Dana, is the Cruz campaign feeling confident about tomorrow?
DANA BASH, CNN CHIEF POLITICAL CORRESPONDENT: I would definitely not use the word "confident". I would say "anxious", and maybe underline that and put an exclamation point after it, Jake. Look, Ted Cruz has a lot of what he has been begging for. A one-on-one shot at Donald Trump since John Kasich doesn't appear to be really campaigning here because of the alliance you talked about, and he has a lot of the establishment that he never thought he would have. He has very fertile ground here, conservative ground here in Indiana, and yet, it is still going to be a tough race here.
BASH: Donald Trump only needs 47 percent of remaining delegates to win the nomination outright. You need 132 percent. So, will you support his candidacy if he, Donald Trump, gets the delegates before Cleveland?
SEN. TED CRUZ (R-TX), PRESIDENTIAL CANDIDATE: Dana, nobody is going to get to 1,237. I'm not going to get to it but neither is Donald Trump. Now, I'll tell you, I think Indiana is going to be a critical state in that. Indiana is voting tomorrow, and I'm encouraged that we're seeing together, including, especially Governor Mike Pence.
BASH: What makes you so sure he won't get the delegates? I mean, getting 47 percent of the remaining delegates is not conceivable at all?
CRUZ: Well, he hasn't gotten 47 percent today. That's better than he's done. And I'll tell you --
BASH: But he sure did well last week.
CRUZ: You're right. He did well in his home state and he did well in the adjoining states. He won five states last week. But I'll tell you, in the three weeks that preceded that, I won five states in a row starting with Utah, and then North Dakota, then Wisconsin, then Colorado and then Wyoming, 1.3 million people voted in those states.
By the way, I earned more votes in Wisconsin than Donald Trump did in New York. Now, I get that the media found New York the most important election in the history of the universe.
BASH: Well, also Pennsylvania. I mean, that was -- it was -- but do you see -- I mean, you're data-driven campaign. CRUZ: Yes.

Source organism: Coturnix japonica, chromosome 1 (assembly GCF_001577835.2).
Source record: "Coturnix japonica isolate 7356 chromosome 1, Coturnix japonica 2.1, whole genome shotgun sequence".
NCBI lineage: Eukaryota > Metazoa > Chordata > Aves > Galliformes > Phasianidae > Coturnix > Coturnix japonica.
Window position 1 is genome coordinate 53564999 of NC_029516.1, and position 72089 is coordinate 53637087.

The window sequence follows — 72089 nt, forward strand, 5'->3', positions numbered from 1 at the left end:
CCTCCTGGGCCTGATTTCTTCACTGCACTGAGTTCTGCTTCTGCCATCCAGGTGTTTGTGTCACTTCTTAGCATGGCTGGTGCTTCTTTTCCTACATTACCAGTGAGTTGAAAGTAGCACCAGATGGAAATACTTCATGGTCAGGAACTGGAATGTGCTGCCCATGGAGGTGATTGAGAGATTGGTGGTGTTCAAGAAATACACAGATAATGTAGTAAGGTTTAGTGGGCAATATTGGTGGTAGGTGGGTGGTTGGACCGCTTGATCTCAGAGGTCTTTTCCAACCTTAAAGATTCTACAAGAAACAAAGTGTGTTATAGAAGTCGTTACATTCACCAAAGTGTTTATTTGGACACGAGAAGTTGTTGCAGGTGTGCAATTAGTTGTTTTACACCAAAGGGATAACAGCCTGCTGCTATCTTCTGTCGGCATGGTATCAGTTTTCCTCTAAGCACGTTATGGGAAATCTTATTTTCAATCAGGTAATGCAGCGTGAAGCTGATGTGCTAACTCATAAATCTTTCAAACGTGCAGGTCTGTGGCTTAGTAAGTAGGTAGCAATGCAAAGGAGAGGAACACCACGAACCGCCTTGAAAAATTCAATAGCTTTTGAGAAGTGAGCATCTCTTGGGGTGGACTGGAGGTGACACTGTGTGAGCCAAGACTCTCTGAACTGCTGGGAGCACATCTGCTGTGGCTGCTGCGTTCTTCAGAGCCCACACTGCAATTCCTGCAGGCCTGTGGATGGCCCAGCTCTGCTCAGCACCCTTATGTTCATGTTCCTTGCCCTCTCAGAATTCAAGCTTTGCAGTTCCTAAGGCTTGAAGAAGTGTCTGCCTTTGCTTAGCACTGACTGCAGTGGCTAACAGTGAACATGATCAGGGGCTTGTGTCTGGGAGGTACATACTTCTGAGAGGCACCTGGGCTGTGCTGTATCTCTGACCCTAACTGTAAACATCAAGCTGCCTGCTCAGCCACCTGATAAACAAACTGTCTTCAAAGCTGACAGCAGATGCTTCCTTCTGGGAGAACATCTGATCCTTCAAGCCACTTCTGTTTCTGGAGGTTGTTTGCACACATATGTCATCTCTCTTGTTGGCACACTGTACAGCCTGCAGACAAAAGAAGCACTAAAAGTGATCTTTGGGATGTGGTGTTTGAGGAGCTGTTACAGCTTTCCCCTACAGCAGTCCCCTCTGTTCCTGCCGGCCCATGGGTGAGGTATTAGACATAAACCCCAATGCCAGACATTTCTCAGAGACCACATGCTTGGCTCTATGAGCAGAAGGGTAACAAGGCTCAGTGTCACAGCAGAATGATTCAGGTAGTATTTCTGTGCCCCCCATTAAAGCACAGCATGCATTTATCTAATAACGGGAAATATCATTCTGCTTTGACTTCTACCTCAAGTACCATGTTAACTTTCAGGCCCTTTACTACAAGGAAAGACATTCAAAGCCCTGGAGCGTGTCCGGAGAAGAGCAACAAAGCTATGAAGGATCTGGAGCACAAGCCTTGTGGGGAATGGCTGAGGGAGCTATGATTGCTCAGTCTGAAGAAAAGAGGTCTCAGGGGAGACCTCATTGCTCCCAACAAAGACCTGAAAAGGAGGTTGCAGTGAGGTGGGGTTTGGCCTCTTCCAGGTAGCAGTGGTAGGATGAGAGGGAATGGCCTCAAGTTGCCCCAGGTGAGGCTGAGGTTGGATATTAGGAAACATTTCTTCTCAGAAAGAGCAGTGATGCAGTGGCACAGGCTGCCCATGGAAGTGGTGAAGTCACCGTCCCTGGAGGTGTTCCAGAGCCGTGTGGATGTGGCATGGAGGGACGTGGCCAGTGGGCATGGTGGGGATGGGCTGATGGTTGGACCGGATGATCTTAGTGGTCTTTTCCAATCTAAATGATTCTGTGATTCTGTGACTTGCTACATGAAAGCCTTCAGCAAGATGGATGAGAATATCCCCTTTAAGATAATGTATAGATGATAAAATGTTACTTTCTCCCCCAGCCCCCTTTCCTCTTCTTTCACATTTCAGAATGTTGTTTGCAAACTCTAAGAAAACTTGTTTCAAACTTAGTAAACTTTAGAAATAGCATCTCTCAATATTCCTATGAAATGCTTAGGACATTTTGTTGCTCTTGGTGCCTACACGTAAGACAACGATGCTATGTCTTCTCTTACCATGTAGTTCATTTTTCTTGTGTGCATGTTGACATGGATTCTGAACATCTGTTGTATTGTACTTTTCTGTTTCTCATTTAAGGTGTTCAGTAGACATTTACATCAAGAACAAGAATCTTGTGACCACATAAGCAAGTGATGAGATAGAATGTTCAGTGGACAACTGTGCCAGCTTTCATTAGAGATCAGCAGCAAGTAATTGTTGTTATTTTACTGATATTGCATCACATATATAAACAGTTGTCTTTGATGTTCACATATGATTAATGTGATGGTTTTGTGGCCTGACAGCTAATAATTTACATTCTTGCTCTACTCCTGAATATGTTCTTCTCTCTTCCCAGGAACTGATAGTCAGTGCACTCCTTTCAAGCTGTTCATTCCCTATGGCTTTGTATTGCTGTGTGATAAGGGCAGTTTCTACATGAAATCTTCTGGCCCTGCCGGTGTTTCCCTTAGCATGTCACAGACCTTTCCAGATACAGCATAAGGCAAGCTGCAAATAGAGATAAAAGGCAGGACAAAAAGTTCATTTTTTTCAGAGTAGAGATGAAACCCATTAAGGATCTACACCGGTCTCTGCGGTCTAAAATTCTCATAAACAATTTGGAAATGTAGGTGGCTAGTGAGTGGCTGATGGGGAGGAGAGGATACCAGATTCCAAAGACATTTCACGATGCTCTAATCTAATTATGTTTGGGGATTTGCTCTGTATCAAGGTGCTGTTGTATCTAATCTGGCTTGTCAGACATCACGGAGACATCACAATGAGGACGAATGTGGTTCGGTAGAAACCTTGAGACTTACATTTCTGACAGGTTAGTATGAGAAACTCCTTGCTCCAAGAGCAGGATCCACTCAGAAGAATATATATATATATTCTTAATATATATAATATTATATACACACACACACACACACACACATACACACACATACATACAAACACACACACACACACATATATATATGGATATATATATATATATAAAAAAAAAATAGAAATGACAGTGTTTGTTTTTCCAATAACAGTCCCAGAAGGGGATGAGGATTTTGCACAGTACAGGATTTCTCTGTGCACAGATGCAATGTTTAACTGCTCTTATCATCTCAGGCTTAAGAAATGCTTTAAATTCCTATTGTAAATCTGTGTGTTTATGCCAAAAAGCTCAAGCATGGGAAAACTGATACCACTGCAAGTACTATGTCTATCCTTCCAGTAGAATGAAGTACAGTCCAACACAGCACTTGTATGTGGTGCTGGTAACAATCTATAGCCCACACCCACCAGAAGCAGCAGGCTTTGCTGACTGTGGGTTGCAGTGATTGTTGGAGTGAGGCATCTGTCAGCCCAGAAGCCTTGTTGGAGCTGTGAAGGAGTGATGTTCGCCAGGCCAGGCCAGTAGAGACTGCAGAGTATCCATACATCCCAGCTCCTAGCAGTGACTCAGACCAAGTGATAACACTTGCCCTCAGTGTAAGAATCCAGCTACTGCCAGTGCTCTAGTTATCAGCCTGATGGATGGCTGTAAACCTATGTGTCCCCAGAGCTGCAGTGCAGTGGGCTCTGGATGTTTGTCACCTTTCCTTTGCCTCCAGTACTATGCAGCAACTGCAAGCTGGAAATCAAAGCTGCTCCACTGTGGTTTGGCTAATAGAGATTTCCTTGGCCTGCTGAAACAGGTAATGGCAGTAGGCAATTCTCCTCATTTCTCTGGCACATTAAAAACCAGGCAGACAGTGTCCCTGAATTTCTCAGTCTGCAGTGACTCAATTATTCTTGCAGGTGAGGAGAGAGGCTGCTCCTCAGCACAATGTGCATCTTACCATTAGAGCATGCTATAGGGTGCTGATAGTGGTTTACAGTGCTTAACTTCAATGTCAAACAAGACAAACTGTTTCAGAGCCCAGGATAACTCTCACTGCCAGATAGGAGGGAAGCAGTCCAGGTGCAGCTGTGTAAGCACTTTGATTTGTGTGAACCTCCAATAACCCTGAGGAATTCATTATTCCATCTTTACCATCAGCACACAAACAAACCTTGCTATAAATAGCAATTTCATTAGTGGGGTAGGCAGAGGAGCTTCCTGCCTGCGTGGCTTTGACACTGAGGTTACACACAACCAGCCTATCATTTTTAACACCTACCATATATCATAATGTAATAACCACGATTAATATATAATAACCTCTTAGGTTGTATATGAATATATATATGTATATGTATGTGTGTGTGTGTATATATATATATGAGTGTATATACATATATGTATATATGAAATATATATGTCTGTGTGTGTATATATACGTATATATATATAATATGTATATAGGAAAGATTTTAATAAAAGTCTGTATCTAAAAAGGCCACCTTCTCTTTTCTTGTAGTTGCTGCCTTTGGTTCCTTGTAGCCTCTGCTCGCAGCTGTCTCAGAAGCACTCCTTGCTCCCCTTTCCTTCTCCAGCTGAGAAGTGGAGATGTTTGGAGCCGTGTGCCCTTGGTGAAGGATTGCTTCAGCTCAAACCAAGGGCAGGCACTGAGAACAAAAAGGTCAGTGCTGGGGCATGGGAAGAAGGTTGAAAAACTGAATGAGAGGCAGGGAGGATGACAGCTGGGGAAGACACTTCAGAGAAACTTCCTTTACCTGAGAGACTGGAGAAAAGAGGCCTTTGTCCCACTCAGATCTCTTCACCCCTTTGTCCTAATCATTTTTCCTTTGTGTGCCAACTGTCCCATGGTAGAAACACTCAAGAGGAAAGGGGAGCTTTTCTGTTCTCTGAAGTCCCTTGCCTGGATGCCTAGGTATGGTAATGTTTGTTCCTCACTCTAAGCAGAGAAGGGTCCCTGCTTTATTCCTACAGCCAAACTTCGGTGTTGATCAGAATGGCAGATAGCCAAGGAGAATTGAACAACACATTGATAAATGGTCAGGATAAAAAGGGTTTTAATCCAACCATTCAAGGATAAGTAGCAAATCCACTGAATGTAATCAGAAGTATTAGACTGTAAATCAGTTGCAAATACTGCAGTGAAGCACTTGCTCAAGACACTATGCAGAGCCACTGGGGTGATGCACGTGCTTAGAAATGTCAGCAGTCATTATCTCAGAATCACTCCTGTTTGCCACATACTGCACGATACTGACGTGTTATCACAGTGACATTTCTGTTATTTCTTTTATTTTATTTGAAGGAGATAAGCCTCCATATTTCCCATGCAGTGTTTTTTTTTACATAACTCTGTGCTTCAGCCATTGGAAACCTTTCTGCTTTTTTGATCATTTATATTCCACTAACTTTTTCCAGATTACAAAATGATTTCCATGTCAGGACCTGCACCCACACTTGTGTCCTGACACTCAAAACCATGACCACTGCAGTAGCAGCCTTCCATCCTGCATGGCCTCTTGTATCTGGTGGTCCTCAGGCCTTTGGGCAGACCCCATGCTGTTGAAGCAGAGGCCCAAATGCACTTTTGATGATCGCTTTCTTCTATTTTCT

BASH: Do you see hard data that is really driving this message that you have that he's not going to get the delegates needed?
CRUZ: Absolutely. And I also -- I know the Republican Party. We are not -- the choice that Indiana faces tomorrow is who we are and which direction do we go. Do we get behind a campaign that l based on yelling and screaming and cursing and insults that is built on anger and rage and hatred? Or instead, do we unify behind a positive, optimistic, forward-looking conservative campaign with real policy solutions to bring jobs back to America, to bring in manufacturing jobs back to Indiana, to raising wages of working men and women?
BASH: Governor, when you endorsed Senator Cruz last week, you had almost as many nice things to say about Donald Trump as Senator Cruz. If he isn't successful tomorrow here, in Indiana, and Donald Trump does become the nominee, will you support him?
GOV. MIKE PENCE (R), INDIANA: Well, I made it very clear, I'm going to work my heart out to make sure that we elect a Republican president in the fall of 2016.
BASH: Even if it's Donald Trump?
PENCE: Look, I'm going to support the Republican nominee because Indiana needs a partner in Washington, D.C., but my choice in the Indiana primary is Ted Cruz because I believe he's a principled conservative who, like me, cherishes and has fought for the Reagan agenda of less government, less taxes, traditional values and a strong military, and I'm proud to stand with him.
[16:20:14] BASH: The governor just said he's going to support the Republican nominee, even if it's not you. You were asked I think nine times over the weekend to say what you just heard the governor say next to you, that you will support the Republican nominee even if it's Donald Trump.
CRUZ: You know, I would say to people in Indiana and across the country, it ought to make you stop and think, why is the media so desperate to get conservatives to give up our principles and support Donald Trump? And the answer is very simple. Donald Trump and Hillary Clinton are both rich New York big government liberals.
And you look at the media executives and all the major media companies, they're all partisan Democrats and Donald Trump winning the Republican nomination is a win-win from a partisan Democrats' point of view, because if Donald is the nominee, Hillary wins and she wins by double digits.
BASH: I understand that the media are an easy target. I get that. But if you were way ahead right now, Donald Trump were behind, I would be asking the exact same question because the question is --
(CROSSTALK) CRUZ: So, I'm curious, Dana, when I have won five states in a row three weeks ago, were you asking Donald Trump, are you going to suspend your campaign?